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Optical spectroscopy of Galactic field classical Be stars

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dc.contributor.author Banerjee, G
dc.contributor.author Mathew, B
dc.contributor.author Paul, K. T
dc.contributor.author Subramaniam, A
dc.contributor.author Bhattacharyya, S
dc.contributor.author Anusha, R
dc.date.accessioned 2021-02-14T06:04:24Z
dc.date.available 2021-02-14T06:04:24Z
dc.date.issued 2021-01
dc.identifier.citation Monthly Notices of the Royal Astronomical Society, Vol. 500, No. 3, pp. 3926-3943 en_US
dc.identifier.issn 1365-2966
dc.identifier.uri http://hdl.handle.net/2248/7631
dc.description Restricted Access © The Royal Astronomical Society https://doi.org/10.1093/mnras/staa3469 en_US
dc.description.abstract In this study, we analyse the emission lines of different species present in 118 Galactic field classical Be stars in the wavelength range of 3800–9000 Å. We re-estimated the extinction parameter (AV) for our sample stars using the newly available data from Gaia DR2 and suggest that it is important to consider AV while measuring the Balmer decrement (i.e. D34 and D54) values in classical Be stars. Subsequently, we estimated the Balmer decrement values for 105 program stars and found that ≈20 per cent of them show D34 ≥ 2.7, implying that their circumstellar disc are generally optically thick in nature. One program star, HD 60855 shows H α in absorption – indicative of disc-less phase. From our analysis, we found that in classical Be stars, H α emission equivalent width values are mostly lower than 40 Å, which agrees with that present in literature. Moreover, we noticed that a threshold value of ∼10 Å of H α emission equivalent width is necessary for Fe II emission to become visible. We also observed that emission line equivalent widths of H α, P14, Fe II 5169, and O I 8446 Å for our program stars tend to be more intense in earlier spectral types, peaking mostly near B1-B2. Furthermore, we explored various formation regions of Ca II emission lines around the circumstellar disc of classical Be stars. We suggest the possibility that Ca II triplet emission can originate either in the circumbinary disc or from the cooler outer regions of the disc, which might not be isothermal in nature. en_US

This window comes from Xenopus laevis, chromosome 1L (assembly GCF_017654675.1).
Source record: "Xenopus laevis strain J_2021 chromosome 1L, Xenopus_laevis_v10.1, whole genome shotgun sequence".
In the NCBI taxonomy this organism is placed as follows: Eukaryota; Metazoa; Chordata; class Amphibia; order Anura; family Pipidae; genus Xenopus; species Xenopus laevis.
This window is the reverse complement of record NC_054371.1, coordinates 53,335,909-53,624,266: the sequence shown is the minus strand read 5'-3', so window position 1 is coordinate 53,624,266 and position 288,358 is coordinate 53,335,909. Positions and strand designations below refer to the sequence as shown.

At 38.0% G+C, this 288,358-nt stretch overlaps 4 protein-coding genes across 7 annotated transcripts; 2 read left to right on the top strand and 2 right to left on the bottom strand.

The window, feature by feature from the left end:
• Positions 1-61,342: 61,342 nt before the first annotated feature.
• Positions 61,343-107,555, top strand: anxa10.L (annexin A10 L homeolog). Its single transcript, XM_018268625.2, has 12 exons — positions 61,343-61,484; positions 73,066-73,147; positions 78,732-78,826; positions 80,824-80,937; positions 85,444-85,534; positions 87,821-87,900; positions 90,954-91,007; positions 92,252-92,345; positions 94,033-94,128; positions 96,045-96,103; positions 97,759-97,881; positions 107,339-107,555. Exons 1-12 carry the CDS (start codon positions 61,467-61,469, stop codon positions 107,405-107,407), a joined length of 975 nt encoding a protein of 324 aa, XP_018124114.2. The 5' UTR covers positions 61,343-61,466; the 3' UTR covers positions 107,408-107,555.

dc.language.iso en en_US
dc.publisher Oxford University Press on behalf of the Royal Astronomical Society en_US
dc.subject techniques: spectroscopic en_US
dc.subject stars: emission-line en_US
dc.subject Be en_US
dc.subject circumstellar matter en_US
dc.title Optical spectroscopy of Galactic field classical Be stars en_US
dc.type Article en_US

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